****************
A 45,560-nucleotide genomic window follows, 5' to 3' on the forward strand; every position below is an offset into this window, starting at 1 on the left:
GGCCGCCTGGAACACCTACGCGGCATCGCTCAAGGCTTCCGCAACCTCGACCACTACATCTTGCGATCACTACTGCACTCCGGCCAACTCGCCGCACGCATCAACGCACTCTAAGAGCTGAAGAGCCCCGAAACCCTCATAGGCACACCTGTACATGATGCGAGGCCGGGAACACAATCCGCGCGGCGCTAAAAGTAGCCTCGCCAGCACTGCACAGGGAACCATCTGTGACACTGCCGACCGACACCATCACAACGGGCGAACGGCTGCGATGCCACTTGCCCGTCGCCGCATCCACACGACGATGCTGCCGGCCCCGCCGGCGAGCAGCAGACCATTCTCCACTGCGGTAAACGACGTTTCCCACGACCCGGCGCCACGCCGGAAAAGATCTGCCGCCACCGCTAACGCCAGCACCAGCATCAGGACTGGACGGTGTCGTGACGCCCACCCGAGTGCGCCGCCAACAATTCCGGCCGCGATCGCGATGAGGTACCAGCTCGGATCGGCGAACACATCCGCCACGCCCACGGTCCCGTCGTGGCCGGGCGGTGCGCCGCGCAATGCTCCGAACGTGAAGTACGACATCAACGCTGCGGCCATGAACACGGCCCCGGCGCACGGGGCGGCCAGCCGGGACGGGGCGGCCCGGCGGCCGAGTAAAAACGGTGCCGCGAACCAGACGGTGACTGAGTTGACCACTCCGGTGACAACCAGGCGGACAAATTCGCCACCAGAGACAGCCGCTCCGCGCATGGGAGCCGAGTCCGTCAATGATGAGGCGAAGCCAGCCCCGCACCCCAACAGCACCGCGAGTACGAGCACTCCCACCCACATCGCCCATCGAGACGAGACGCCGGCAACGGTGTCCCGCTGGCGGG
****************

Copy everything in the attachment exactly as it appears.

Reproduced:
A 45,560-nucleotide genomic window follows, 5' to 3' on the forward strand; every position below is an offset into this window, starting at 1 on the left:
GGCCGCCTGGAACACCTACGCGGCATCGCTCAAGGCTTCCGCAACCTCGACCACTACATCTTGCGATCACTACTGCACTCCGGCCAACTCGCCGCACGCATCAACGCACTCTAAGAGCTGAAGAGCCCCGAAACCCTCATAGGCACACCTGTACATGATGCGAGGCCGGGAACACAATCCGCGCGGCGCTAAAAGTAGCCTCGCCAGCACTGCACAGGGAACCATCTGTGACACTGCCGACCGACACCATCACAACGGGCGAACGGCTGCGATGCCACTTGCCCGTCGCCGCATCCACACGACGATGCTGCCGGCCCCGCCGGCGAGCAGCAGACCATTCTCCACTGCGGTAAACGACGTTTCCCACGACCCGGCGCCACGCCGGAAAAGATCTGCCGCCACCGCTAACGCCAGCACCAGCATCAGGACTGGACGGTGTCGTGACGCCCACCCGAGTGCGCCGCCAACAATTCCGGCCGCGATCGCGATGAGGTACCAGCTCGGATCGGCGAACACATCCGCCACGCCCACGGTCCCGTCGTGGCCGGGCGGTGCGCCGCGCAATGCTCCGAACGTGAAGTACGACATCAACGCTGCGGCCATGAACACGGCCCCGGCGCACGGGGCGGCCAGCCGGGACGGGGCGGCCCGGCGGCCGAGTAAAAACGGTGCCGCGAACCAGACGGTGACTGAGTTGACCACTCCGGTGACAACCAGGCGGACAAATTCGCCACCAGAGACAGCCGCTCCGCGCATGGGAGCCGAGTCCGTCAATGATGAGGCGAAGCCAGCCCCGCACCCCAACAGCACCGCGAGTACGAGCACTCCCACCCACATCGCCCATCGAGACGAGACGCCGGCAACGGTGTCCCGCTGGCGGG